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This Year’s “Ig Nobel” Prize Winners Include Chewing Gum and Pavement Research, and an Upside Down Rhino

The 31st annual Ig Nobel Prize awards were just handed out.  If you’re not familiar, those are awards that are given to the most ridiculous advances in science and other academic fields each year.  This year’s 10 winners are:

1.  Researchers who used genetic analysis to compare the different species of bacteria found on discarded chewing gum recovered from paved surfaces in various countries.

2.  Researchers who tested the hypothesis that humans evolved beards to protect themselves from punches to the face.

3.  Researchers who used “chemical analysis” to test whether bodily odors created by a movie theater audience could be used to track incidents of violence, sexuality, drug use, and profanity in movies.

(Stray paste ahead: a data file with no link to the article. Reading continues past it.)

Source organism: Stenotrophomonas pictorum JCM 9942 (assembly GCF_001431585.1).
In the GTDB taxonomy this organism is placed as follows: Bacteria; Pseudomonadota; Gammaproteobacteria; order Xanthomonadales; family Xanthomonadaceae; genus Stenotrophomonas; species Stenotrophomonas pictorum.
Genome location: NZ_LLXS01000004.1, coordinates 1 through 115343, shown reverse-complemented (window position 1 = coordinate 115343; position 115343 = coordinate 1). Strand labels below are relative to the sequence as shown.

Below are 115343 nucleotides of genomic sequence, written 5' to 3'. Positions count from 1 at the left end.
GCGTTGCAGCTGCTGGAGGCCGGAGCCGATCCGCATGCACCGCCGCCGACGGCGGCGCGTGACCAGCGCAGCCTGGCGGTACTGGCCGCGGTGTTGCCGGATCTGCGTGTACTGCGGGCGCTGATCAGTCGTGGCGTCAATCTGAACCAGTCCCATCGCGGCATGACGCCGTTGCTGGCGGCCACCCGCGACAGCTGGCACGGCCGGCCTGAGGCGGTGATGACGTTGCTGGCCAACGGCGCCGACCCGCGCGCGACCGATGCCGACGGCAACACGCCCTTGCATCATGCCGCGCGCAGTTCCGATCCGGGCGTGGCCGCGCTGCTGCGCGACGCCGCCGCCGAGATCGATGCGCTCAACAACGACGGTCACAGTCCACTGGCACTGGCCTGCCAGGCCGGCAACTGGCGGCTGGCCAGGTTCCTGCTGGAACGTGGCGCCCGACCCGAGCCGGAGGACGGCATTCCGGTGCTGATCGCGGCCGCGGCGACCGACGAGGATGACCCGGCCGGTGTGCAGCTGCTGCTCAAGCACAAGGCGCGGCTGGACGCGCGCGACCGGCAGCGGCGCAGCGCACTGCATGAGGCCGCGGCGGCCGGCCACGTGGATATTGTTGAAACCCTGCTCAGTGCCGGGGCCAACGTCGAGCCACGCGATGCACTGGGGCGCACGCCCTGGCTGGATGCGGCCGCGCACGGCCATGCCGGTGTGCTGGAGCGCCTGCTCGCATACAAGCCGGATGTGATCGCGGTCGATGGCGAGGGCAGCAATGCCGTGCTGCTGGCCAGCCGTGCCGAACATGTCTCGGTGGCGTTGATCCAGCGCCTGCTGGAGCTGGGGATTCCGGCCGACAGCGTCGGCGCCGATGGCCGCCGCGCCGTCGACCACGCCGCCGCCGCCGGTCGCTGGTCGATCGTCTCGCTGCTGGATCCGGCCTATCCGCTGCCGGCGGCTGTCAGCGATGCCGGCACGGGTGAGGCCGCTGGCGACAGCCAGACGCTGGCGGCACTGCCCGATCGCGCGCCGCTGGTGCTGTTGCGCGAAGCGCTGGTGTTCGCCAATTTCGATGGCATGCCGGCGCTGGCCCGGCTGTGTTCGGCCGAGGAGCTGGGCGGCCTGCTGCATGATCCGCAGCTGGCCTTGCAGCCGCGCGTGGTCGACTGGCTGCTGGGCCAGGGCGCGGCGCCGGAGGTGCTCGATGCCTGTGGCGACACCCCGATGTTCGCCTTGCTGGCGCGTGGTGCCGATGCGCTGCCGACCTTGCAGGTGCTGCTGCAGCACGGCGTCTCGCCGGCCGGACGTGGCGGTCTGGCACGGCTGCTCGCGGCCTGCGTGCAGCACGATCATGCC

4.  A study that suggests the obesity of a country’s politicians can be used to indicate the level of corruption in the country.

5.  A study called “A New Method of Cockroach Control on Submarines.”

6.  Researchers who conducted experiments to find whether it is safer to airlift a rhinoceros upside-down rather than right-side-up.  To be clear:  That’s safer FOR THE RHINO . . . not the humans attempting to move it.

7.  A researcher who analyzed the variations in cat vocalizations while communicating with humans.  Those vocalizations include “purring, chirping, chattering, trilling, tweedling, murmuring, meowing, moaning, squeaking, hissing, yowling, howling, and growling.”

8.  A study demonstrating that sexual orgasms are as effective as decongestant medicines at improving nasal breathing.

9.  Researchers who conducted experiments to learn why pedestrians do not constantly collide with other pedestrians.

10.  A DIFFERENT team of researchers who looked into why pedestrians sometimes DO collide with other pedestrians.

(For more on each of these, hit up Improbable.com.)



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